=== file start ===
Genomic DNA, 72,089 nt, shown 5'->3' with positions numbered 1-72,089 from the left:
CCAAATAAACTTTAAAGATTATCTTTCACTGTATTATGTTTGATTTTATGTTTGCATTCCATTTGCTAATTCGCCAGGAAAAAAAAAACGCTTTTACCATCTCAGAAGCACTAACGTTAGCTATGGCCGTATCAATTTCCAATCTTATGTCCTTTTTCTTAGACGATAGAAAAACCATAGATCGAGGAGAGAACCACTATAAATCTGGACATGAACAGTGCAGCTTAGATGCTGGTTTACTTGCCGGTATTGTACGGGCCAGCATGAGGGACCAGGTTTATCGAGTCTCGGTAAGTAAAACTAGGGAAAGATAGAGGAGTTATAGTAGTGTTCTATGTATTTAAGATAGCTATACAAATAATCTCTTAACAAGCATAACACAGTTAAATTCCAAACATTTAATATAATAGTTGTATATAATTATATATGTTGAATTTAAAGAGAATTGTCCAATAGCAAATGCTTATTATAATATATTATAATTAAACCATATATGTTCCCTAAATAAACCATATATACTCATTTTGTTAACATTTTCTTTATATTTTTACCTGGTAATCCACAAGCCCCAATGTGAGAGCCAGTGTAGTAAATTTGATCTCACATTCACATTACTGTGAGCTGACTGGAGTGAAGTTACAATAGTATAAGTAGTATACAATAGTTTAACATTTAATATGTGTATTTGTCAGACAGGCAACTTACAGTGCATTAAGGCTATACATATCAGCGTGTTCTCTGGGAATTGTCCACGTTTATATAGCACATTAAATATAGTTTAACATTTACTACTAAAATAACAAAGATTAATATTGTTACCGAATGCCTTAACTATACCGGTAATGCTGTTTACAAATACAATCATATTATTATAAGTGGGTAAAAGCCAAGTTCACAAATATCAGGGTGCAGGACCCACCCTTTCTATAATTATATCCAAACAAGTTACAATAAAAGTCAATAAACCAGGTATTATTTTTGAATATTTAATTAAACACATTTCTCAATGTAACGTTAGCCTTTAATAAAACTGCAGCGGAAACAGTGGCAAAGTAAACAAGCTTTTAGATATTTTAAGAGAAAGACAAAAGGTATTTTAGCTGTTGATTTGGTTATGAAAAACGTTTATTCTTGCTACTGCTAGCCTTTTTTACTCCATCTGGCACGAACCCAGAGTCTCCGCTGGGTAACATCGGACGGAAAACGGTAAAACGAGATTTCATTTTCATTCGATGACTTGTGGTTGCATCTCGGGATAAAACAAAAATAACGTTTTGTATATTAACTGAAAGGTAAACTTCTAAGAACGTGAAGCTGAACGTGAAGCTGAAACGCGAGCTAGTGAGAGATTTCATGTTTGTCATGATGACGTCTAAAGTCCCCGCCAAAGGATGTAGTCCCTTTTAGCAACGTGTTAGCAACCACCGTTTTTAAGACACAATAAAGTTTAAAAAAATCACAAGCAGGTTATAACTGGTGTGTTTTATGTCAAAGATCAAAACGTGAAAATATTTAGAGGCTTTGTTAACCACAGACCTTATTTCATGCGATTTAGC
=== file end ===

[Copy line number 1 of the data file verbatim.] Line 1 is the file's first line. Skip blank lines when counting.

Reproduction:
Genomic DNA, 72,089 nt, shown 5'->3' with positions numbered 1-72,089 from the left: